• Malignant spinal cord compression

  • Degenerative spinal disorders

  • Emergency paediatric care

Subspecialty elective care, referred from other hospital specialties or general practice, is provided by neurosurgeons with special interest training, working within multidisciplinary teams with colleagues in the clinical neurosciences, neuro-oncology, endocrinology, and otolaryngology, as well as maxillofacial, plastic, and orthopaedic surgery.3 Spinal surgery is the largest subspecialty, contributing 50% of the operative workload of some departments. Paediatric neurosurgery accounts for 10-15% of all neurosurgical acitivity.4

Day to day life of a trainee

There is no standard day for an initial stage neurosurgical trainee. In my unit the day starts around 7 45 am gathering patient lists and outstanding results in preparation for the ward round. If the team has been on call the hand over occurs around 8 am, and all patients referred in the preceding 24 hours are discussed and the results of imaging reviewed. This is a good opportunity to learn how to interpret computed tomography and magnetic resonance imaging scans, and to understand patient management. A neurosurgical ward round usually takes only a short time, and there may be ward rounds throughout the day if you look after a number of different consultants’ patients. After the ward round tasks are collated and the day is spent writing in patients’ notes, organising outstanding investigations and results, and managing emergency and elective patient admissions. There may be a teaching session in the middle of the day for an hour.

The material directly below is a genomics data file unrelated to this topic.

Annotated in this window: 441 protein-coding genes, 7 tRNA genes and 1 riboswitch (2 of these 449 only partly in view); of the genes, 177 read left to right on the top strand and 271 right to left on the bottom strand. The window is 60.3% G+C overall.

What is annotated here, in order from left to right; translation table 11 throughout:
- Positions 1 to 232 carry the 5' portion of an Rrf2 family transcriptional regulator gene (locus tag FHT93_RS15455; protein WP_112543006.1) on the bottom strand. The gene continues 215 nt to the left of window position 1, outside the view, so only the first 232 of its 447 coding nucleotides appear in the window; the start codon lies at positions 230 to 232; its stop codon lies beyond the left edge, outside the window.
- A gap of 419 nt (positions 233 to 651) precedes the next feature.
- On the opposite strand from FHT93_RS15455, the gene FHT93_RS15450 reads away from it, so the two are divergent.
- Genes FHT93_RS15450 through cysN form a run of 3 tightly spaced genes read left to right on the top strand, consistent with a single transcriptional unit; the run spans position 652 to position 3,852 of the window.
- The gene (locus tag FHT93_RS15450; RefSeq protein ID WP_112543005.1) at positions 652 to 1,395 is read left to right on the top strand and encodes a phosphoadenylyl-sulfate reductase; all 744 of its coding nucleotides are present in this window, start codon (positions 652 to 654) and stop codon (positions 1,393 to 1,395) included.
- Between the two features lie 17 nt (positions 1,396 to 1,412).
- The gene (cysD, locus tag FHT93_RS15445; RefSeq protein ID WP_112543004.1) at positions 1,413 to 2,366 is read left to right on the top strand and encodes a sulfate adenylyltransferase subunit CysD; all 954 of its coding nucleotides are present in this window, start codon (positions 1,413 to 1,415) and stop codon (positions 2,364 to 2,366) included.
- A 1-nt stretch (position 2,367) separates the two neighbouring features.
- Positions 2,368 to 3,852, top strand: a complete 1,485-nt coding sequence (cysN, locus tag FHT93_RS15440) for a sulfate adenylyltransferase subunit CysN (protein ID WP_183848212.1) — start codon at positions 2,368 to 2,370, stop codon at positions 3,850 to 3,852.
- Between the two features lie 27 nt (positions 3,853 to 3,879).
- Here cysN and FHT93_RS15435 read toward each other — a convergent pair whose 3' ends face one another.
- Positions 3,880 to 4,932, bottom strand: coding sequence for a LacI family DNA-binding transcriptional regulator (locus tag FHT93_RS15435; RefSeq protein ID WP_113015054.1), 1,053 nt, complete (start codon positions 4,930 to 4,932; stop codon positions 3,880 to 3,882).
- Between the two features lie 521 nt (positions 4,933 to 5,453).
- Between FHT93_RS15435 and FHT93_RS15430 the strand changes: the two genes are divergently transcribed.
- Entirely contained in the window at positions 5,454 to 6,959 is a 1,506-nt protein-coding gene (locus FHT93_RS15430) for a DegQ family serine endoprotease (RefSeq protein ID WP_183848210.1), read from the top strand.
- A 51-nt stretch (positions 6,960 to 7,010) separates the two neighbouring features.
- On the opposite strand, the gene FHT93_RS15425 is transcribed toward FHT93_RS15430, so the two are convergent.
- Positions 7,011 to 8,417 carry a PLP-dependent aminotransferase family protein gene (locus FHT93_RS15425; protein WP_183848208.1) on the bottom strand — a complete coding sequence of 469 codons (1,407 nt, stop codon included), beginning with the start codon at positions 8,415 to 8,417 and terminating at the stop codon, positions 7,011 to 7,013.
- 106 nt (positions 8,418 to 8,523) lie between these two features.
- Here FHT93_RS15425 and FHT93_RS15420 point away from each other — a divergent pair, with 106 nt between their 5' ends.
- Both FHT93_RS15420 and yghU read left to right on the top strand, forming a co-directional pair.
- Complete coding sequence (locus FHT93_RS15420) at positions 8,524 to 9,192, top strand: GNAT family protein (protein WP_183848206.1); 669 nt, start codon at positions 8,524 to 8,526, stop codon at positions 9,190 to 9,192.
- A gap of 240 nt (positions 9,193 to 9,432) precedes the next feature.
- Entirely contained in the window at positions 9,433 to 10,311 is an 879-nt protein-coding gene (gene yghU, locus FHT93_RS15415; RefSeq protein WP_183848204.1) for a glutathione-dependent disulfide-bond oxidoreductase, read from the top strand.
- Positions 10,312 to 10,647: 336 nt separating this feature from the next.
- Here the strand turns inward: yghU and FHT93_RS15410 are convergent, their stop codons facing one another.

Patients are generally medically unwell, either with medical comorbidities or with sequelae of their neurological pathology, and require a lot of medical care; your days are invariably busy. If you are organised, efficient, and work as a team with your junior colleagues it is possible to gain theatre and clinic experience. The experience can be rewarding, but as with any job you get out only as much as you put in.

Qualities of a neurosurgeon5

  • Good at time management and organisation

  • Comfortable managing acutely unwell patients

  • Highly self motivated, willing to learn and keep abreast of new developments

  • Good at analytical thinking and problem solving, with ability to make decisions